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Ensuring Users Are Hands-On

The Tab S includes offers of free movies, such as Gravity—which the tablet's rich display was a complement to—as well as the offer of a free book download, from a number of options. The display can be adjusted to behave more like an e-reader (not exactly an e-reader, but certainly more reading friendly). I watched the whole movie without a thought to the battery, which lasts the promised 12 hours.

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Milk Music

On the Tab S, Samsung debuted its new streaming music site, Milk Music, which by July 2 had been downloaded more than 2 million times. The app's layout beautifully features album covers, and the app itself is built around a so-called radio dial.

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Milk Music Radio Dial

Users can spin the dial to move between and within genres, and it's easy to set up stations based on favorite songs, or songs as you discover them. One drawback of the free app is that a user can only forward songs six times per hour. The dial gives satisfying, tactile feedback as you turn it—you feel it "bump" to each next song.

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Something for Everyone--or the Kitchen Sink

Don't care for Milk Music? Google Play Music also comes preloaded, along with a 90-day free trial offer of the All Access version. So much of what the Tab S offers it offers in duplicate or triplicate. I found this annoying when it interrupted my experience—such as when the tablet doesn't just open a link I want to see in the quickest, most effective way, but offers me a choice of three ways to do it. I'm happy to have those options exist on the tablet, but mid-experience, I want the tablet optimized for me.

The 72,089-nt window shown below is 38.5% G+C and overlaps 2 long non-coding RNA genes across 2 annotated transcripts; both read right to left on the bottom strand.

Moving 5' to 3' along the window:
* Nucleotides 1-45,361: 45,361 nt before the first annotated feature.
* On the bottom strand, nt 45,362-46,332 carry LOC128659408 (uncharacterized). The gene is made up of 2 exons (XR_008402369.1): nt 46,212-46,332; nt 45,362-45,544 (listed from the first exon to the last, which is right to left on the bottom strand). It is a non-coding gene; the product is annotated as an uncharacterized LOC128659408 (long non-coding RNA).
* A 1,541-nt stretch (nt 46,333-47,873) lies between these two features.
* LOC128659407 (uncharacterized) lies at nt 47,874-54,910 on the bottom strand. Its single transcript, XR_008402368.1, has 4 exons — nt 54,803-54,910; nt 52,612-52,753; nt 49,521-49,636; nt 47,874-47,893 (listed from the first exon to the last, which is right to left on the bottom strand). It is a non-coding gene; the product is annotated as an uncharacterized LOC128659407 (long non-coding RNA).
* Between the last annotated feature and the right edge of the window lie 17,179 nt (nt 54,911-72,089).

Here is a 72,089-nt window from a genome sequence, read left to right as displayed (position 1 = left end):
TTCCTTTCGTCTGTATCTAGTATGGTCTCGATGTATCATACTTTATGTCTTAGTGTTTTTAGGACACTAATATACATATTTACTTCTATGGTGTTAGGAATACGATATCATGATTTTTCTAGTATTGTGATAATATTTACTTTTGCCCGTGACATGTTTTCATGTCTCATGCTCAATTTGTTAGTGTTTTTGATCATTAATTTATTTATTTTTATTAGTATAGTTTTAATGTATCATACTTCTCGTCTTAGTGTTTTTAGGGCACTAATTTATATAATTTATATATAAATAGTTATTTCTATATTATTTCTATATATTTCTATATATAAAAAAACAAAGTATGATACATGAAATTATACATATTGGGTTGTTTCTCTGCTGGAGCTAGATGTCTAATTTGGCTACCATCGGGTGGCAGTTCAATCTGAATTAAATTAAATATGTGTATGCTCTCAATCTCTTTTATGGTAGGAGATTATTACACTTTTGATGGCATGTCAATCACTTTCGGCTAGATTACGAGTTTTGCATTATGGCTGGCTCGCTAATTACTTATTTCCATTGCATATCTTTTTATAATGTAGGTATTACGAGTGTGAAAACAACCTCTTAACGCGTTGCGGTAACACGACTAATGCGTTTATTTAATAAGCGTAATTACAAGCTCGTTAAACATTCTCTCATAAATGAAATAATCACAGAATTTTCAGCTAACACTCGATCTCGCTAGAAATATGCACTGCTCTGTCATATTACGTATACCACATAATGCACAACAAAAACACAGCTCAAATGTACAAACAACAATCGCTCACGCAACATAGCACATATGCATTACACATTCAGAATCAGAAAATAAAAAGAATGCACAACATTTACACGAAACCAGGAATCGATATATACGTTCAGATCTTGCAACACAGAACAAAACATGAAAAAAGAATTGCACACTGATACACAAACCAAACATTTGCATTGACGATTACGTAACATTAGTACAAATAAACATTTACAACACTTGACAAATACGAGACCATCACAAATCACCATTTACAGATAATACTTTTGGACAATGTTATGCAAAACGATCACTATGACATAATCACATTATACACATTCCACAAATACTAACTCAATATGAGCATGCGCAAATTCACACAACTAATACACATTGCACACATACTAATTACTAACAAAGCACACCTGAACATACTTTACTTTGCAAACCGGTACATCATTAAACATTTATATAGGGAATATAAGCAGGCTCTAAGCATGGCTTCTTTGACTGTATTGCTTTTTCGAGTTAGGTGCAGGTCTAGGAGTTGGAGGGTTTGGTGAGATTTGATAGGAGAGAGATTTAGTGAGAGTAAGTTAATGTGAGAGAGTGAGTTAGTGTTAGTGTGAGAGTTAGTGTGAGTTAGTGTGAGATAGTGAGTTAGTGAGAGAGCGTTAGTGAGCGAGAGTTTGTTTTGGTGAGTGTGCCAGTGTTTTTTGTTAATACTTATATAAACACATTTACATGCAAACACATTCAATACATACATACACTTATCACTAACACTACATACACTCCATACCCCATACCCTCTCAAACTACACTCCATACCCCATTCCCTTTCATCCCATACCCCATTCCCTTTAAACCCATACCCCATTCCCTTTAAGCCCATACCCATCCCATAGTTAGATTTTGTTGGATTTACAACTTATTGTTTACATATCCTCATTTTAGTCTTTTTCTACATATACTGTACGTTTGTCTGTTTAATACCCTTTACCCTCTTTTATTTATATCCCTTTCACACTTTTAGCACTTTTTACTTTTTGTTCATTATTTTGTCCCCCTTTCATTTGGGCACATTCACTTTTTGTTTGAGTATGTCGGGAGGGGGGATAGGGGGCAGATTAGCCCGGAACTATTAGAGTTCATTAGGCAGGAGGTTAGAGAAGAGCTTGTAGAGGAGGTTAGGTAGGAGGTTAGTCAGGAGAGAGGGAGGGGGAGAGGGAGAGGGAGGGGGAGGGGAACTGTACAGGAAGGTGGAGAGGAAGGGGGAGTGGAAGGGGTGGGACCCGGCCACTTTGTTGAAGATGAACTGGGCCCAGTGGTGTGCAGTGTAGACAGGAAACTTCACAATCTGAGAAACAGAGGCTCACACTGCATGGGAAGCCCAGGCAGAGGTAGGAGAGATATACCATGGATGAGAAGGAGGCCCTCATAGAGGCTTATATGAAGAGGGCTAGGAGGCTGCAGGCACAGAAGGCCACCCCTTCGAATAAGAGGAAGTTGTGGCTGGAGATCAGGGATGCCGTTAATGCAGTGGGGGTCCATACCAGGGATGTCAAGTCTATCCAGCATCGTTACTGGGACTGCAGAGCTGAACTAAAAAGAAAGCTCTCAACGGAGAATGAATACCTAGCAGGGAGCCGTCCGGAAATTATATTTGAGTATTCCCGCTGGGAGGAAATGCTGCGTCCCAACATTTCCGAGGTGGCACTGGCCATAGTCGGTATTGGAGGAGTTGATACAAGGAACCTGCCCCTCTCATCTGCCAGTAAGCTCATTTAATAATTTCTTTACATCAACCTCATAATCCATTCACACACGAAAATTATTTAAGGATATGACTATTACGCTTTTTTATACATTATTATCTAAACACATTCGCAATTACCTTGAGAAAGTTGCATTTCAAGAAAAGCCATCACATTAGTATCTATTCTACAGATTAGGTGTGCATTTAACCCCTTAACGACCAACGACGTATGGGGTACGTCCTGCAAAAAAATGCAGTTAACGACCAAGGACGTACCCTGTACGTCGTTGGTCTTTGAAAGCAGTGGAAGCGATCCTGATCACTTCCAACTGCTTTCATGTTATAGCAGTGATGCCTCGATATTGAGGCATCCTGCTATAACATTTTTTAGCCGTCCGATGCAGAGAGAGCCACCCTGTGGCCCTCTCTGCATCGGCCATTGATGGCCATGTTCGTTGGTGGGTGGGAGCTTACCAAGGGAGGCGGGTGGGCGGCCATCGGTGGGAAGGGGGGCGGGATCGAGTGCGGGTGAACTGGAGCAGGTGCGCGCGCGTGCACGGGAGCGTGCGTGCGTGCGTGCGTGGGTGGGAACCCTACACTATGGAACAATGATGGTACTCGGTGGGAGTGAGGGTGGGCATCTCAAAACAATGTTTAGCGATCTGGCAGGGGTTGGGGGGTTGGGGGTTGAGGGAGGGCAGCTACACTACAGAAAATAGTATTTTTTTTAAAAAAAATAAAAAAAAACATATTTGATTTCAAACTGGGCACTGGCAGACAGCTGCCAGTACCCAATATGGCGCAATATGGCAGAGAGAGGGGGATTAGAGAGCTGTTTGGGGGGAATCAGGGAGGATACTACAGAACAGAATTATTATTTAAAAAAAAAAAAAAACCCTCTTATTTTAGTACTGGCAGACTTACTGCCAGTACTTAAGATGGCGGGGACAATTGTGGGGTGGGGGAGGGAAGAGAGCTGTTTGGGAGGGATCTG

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Enterprise Security

Samsung intends for the Tab S to be as much for enterprise workers as consumers, and has included a number of security features, including its Knox sandbox-style solution and a fingerprint reader. The reader uses a combination of the screen and the home button (it was unclear to me whether the screen was actually part of it or just showing me where to initially place my finger), but I found it worked well enough, recognizing my finger on the first swipe probably 70 percent of the time—a better result than I've had with Apple's Touch ID.

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Where It Matters Most

The styling of the Galaxy Tab S may not be for everyone, and some people may find the multiple home screens, duplicate software and front-and-center third-party content to be a little much. But it's super thin, super light, has a gorgeous display and a battery that lasts for days of light use, which is what most people want, and appreciate, most in a tablet. If you're already an Android user, choosing the Tab S is an easy decision.